6 Rules of the American Roadtrip

by Matthew Kepnes Jun 19, 2008

Photo by Matthew Kepnes

EVER SINCE FORD first rolled out the Model T, America has had a love affair with the automobile.

The country grew up around cars. They allowed us to travel the vast distance of America, move quicker, and further our sense of freedom and adventure.

With the rise of the automobile, the great American adventure was born – The Road Trip. Be it two days, two months, or two years, all Americans have done a road trip.

This article will explain why a road trip is still the best way to tour America and include some tips for novice travelers and highway veterans alike.

1. America is not “travel” friendly

America is large and its size makes can make it hard to get around. The bus and train systems aren’t as extensive as in other parts of the world.

Want to see the Grand Canyon or Yellowstone National Park? No buses or trains go there. You will get dropped off in cities at least an hour away.

Along the coasts, where many of the major cities are, it’s much easier to navigate, but if you decide to cross the United States to see much of its parks and the vast middle, you need to rent a car.

Without a car, there is no door to door service to the small areas that hold America’s culture.
The beauty of the car is that you can stop and go wherever you like.

Greyhound buses won’t give you any flexibility to meander in that little town or go stop and see the world’s biggest ant farm or elastic ball.

Photo by Matthew Kepnes

2. Stop and take in the culture!

Because of its size and history, each part of America seems, in many ways, like its own little country. Make sure you travel to a variety of areas to get a real feel for cultural diversity.

Americans aren’t the generic stereotype the world media perpetuates.

Travel to New England and get a glimpse at the Yankee frugality and small town charm, travel to the South for southern comfort food, country living, and a slower pace. Travel out west for the cowboy spirit or go to the Pacific Northwest for a laid-back approach to life.

Wherever you go, you will find something different, and lingering in those little sleepy towns is only really possible by going overland from one end to the other. A bus can take you some places but a car will take you almost anywhere.

3. Hostels are rare.

There’s usually a hostel around National Parks and in major cities, but for the most part hostels are hard to find. Don’t always count on finding a hostel. Washington D.C., for instance, only has two hostels!

America is a more hotel oriented country. However, there are camp sites and rest stops if you don’t mind roughing it!

A good option to look into is Couchsurfing, a community of people who let you stay with them for free. Or, do a geographic search of travelers and locals where you are going and connect with them through matador.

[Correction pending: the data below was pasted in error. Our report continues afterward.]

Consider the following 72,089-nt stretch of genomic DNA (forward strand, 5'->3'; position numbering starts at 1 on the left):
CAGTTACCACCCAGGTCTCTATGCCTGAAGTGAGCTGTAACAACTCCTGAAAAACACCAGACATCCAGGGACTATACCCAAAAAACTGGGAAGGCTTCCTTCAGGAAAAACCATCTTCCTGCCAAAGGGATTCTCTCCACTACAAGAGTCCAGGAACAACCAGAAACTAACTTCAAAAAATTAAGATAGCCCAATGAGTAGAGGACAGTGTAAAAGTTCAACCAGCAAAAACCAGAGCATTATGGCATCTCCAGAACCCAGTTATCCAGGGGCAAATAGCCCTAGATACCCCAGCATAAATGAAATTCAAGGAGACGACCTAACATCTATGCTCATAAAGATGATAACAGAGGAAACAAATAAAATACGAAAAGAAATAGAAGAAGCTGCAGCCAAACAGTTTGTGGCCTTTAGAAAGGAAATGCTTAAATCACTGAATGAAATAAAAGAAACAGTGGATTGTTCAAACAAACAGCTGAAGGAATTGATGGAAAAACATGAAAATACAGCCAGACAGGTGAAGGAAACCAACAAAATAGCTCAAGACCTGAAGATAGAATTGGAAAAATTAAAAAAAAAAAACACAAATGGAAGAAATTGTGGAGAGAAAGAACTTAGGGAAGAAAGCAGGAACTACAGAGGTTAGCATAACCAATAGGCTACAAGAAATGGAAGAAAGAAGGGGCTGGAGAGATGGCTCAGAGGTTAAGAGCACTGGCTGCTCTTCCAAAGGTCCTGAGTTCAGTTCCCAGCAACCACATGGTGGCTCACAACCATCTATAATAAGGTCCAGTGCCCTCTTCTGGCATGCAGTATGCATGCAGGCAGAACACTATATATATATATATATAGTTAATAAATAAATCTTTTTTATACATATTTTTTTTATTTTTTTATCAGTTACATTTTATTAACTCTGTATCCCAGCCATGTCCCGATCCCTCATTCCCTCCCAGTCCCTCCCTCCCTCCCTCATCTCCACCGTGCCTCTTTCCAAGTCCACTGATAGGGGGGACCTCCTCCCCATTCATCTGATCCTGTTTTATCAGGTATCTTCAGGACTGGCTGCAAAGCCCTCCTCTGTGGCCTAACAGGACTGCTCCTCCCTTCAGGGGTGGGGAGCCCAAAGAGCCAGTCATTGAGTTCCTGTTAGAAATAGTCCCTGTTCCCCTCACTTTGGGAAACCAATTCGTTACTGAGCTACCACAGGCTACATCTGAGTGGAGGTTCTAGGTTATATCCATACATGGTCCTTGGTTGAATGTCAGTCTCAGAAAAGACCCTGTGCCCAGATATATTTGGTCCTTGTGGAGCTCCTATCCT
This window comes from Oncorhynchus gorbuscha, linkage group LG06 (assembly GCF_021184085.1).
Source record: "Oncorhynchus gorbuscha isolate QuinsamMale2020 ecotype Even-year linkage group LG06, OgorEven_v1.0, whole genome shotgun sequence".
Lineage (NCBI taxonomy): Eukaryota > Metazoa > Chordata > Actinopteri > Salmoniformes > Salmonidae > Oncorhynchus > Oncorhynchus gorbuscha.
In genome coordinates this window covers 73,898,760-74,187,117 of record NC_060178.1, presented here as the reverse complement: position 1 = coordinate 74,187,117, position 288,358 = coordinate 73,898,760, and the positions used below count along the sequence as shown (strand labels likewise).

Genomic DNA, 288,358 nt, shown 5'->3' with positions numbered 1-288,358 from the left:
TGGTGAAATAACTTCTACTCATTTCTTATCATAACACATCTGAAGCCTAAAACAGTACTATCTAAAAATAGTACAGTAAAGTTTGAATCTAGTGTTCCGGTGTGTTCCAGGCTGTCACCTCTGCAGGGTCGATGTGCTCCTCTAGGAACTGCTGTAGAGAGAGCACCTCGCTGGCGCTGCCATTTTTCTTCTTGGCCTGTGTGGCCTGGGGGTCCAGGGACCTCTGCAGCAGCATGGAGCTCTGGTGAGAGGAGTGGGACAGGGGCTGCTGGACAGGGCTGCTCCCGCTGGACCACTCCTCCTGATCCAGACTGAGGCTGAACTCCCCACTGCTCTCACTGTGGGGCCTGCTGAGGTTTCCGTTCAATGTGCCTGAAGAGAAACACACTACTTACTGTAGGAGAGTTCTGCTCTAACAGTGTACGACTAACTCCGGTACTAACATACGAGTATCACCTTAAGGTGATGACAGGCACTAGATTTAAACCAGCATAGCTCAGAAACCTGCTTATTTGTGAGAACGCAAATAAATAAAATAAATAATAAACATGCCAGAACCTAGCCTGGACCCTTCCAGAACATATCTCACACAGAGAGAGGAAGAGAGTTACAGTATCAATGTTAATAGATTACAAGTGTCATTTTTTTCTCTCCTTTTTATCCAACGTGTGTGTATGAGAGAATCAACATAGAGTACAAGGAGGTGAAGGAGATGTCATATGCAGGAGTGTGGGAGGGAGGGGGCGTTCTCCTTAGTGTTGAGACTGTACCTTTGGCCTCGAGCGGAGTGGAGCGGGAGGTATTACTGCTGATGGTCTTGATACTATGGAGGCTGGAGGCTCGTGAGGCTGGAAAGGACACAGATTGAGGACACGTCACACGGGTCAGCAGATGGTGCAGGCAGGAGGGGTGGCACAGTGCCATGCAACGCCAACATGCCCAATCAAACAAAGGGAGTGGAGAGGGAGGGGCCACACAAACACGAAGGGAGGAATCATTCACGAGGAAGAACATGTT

Photo by Matthew Kepnes

4. You will eat fast food.

I know, I know- fast food is junk food. Normally, I would never recommend fast food to anyone, but traveling on a budget in the States is tough and food can eat up a lot of cash if you’re not careful.

On the road, you don’t have a lot of options with food. Maybe Jim’s Diner or Paul’s Sandwich stop isn’t that good. I mean how long has that salad been sitting there?!

American highways are really only lined with junk, and at least you know what to expect from McDonalds or KFC. (Though, Carl’s Jr. is REALLY good, as is In N Out.)

However, don’t always eat fast food to save a buck! Splurge once in awhile to taste the local flavor- the Cajun gumbo in New Orleans, southern fried chicken in Georgia, lobster in Maine, or a hearty steak dinner in Iowa!

Food is an essential part of any culture and while McDonald’s can help you out during your ten hour drive across South Dakota, once in town, grab something unique.

[Editor’s note: A camp stove and groceries–ideally purchased at a local market–work pretty well too.]

Photo by Matthew Kepnes

5. Leave the interstates for the smaller roads.

America is such a diverse place that getting lost in it, like getting lost anywhere, can yield exciting results.

Stay in an old western farm town in Wyoming, drive an extra 50 miles to see the Hopi Indians in New Mexico or stop in a quiet Vermont town and taste some maple syrup.

Every exit off the highway opens up a new possibility to explore a tiny American sub-culture you’ll never find in a big city.

Taking the long way to Arizona, I encountered old deserted oil towns and western towns in the hills that I would have never seen if I had stayed on the interstate.

In South Dakota, I came across an amazing little diner and, in Louisiana, nice little pub.

So go and explore off the highway and see the real America!

6. It’s all about oil.

If you’re driving, learn to scout out the cheapest gas. Gas prices vary greatly across the country. They can be as high as $4.50 in California or as low as $3.20 in Oklahoma.

In general, the coasts, major cities, and the north have higher gas prices. If sky high gas prices don’t exactly fit your budget, try visiting more places in the south, southwest, and western mountain states. Things may be further apart but at least the gas is cheaper!

A good alternative is to mix it up. Use buses and trains along the coasts where stops are more frequent, and rental cars in the middle. That way you can still see those little sleepy towns without giving Exxon Mobil all of your money.

A second alternative is to go in with your friends on a veggie-oil powered rig.

Community Connection!

Here are a couple of road trips recommended by locals at matador. We ran these as a series last year, here at the Traveler’s Notebook, calling them “Green” road trips for their “maximum activity options with a minimum amount of driving.”


Nova Scotia

What are your best road trips?

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